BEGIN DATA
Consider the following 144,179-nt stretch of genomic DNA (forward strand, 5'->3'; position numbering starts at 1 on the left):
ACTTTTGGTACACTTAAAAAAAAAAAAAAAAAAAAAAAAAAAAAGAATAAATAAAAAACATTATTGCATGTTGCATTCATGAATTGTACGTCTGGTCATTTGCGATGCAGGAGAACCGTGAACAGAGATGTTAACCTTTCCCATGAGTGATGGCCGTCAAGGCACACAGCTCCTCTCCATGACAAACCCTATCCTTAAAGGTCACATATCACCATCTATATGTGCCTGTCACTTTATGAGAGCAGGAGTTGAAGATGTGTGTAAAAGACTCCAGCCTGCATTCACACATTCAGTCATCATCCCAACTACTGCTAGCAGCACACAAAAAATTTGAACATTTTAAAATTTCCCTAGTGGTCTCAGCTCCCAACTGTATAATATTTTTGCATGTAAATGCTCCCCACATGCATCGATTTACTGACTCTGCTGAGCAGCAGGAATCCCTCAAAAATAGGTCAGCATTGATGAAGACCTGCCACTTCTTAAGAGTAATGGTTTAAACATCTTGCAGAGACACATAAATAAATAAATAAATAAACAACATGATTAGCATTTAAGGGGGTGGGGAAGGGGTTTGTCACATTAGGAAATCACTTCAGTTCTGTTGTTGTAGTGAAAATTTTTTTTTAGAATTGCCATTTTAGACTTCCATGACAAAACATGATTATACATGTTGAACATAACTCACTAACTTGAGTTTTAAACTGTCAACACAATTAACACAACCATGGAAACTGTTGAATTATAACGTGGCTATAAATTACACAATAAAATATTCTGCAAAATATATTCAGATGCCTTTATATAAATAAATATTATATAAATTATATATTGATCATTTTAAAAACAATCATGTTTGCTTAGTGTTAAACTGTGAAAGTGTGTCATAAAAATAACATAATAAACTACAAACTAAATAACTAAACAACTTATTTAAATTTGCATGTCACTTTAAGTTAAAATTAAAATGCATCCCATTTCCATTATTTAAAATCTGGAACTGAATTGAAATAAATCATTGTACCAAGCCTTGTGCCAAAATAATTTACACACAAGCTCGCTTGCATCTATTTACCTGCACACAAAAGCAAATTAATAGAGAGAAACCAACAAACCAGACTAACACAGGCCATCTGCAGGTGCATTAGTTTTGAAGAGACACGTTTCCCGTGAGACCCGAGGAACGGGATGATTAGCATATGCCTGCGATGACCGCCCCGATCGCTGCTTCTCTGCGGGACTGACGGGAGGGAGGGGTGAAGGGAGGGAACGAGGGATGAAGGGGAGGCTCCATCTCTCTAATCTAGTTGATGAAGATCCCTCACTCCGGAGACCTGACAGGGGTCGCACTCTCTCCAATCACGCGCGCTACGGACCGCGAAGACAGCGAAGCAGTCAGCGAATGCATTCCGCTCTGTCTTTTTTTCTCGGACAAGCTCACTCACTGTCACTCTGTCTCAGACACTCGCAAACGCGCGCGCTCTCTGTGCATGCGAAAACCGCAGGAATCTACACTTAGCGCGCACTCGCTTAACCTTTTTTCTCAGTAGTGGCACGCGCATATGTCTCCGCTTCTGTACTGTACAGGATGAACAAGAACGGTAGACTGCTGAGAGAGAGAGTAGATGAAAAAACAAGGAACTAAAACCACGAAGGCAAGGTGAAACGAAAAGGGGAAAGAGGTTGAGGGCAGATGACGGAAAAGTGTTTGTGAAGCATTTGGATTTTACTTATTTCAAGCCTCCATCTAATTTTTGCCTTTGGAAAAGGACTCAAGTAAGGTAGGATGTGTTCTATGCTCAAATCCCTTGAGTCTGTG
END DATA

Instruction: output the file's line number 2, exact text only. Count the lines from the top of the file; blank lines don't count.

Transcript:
ACTTTTGGTACACTTAAAAAAAAAAAAAAAAAAAAAAAAAAAAAGAATAAATAAAAAACATTATTGCATGTTGCATTCATGAATTGTACGTCTGGTCATTTGCGATGCAGGAGAACCGTGAACAGAGATGTTAACCTTTCCCATGAGTGATGGCCGTCAAGGCACACAGCTCCTCTCCATGACAAACCCTATCCTTAAAGGTCACATATCACCATCTATATGTGCCTGTCACTTTATGAGAGCAGGAGTTGAAGATGTGTGTAAAAGACTCCAGCCTGCATTCACACATTCAGTCATCATCCCAACTACTGCTAGCAGCACACAAAAAATTTGAACATTTTAAAATTTCCCTAGTGGTCTCAGCTCCCAACTGTATAATATTTTTGCATGTAAATGCTCCCCACATGCATCGATTTACTGACTCTGCTGAGCAGCAGGAATCCCTCAAAAATAGGTCAGCATTGATGAAGACCTGCCACTTCTTAAGAGTAATGGTTTAAACATCTTGCAGAGACACATAAATAAATAAATAAATAAACAACATGATTAGCATTTAAGGGGGTGGGGAAGGGGTTTGTCACATTAGGAAATCACTTCAGTTCTGTTGTTGTAGTGAAAATTTTTTTTTAGAATTGCCATTTTAGACTTCCATGACAAAACATGATTATACATGTTGAACATAACTCACTAACTTGAGTTTTAAACTGTCAACACAATTAACACAACCATGGAAACTGTTGAATTATAACGTGGCTATAAATTACACAATAAAATATTCTGCAAAATATATTCAGATGCCTTTATATAAATAAATATTATATAAATTATATATTGATCATTTTAAAAACAATCATGTTTGCTTAGTGTTAAACTGTGAAAGTGTGTCATAAAAATAACATAATAAACTACAAACTAAATAACTAAACAACTTATTTAAATTTGCATGTCACTTTAAGTTAAAATTAAAATGCATCCCATTTCCATTATTTAAAATCTGGAACTGAATTGAAATAAATCATTGTACCAAGCCTTGTGCCAAAATAATTTACACACAAGCTCGCTTGCATCTATTTACCTGCACACAAAAGCAAATTAATAGAGAGAAACCAACAAACCAGACTAACACAGGCCATCTGCAGGTGCATTAGTTTTGAAGAGACACGTTTCCCGTGAGACCCGAGGAACGGGATGATTAGCATATGCCTGCGATGACCGCCCCGATCGCTGCTTCTCTGCGGGACTGACGGGAGGGAGGGGTGAAGGGAGGGAACGAGGGATGAAGGGGAGGCTCCATCTCTCTAATCTAGTTGATGAAGATCCCTCACTCCGGAGACCTGACAGGGGTCGCACTCTCTCCAATCACGCGCGCTACGGACCGCGAAGACAGCGAAGCAGTCAGCGAATGCATTCCGCTCTGTCTTTTTTTCTCGGACAAGCTCACTCACTGTCACTCTGTCTCAGACACTCGCAAACGCGCGCGCTCTCTGTGCATGCGAAAACCGCAGGAATCTACACTTAGCGCGCACTCGCTTAACCTTTTTTCTCAGTAGTGGCACGCGCATATGTCTCCGCTTCTGTACTGTACAGGATGAACAAGAACGGTAGACTGCTGAGAGAGAGAGTAGATGAAAAAACAAGGAACTAAAACCACGAAGGCAAGGTGAAACGAAAAGGGGAAAGAGGTTGAGGGCAGATGACGGAAAAGTGTTTGTGAAGCATTTGGATTTTACTTATTTCAAGCCTCCATCTAATTTTTGCCTTTGGAAAAGGACTCAAGTAAGGTAGGATGTGTTCTATGCTCAAATCCCTTGAGTCTGTG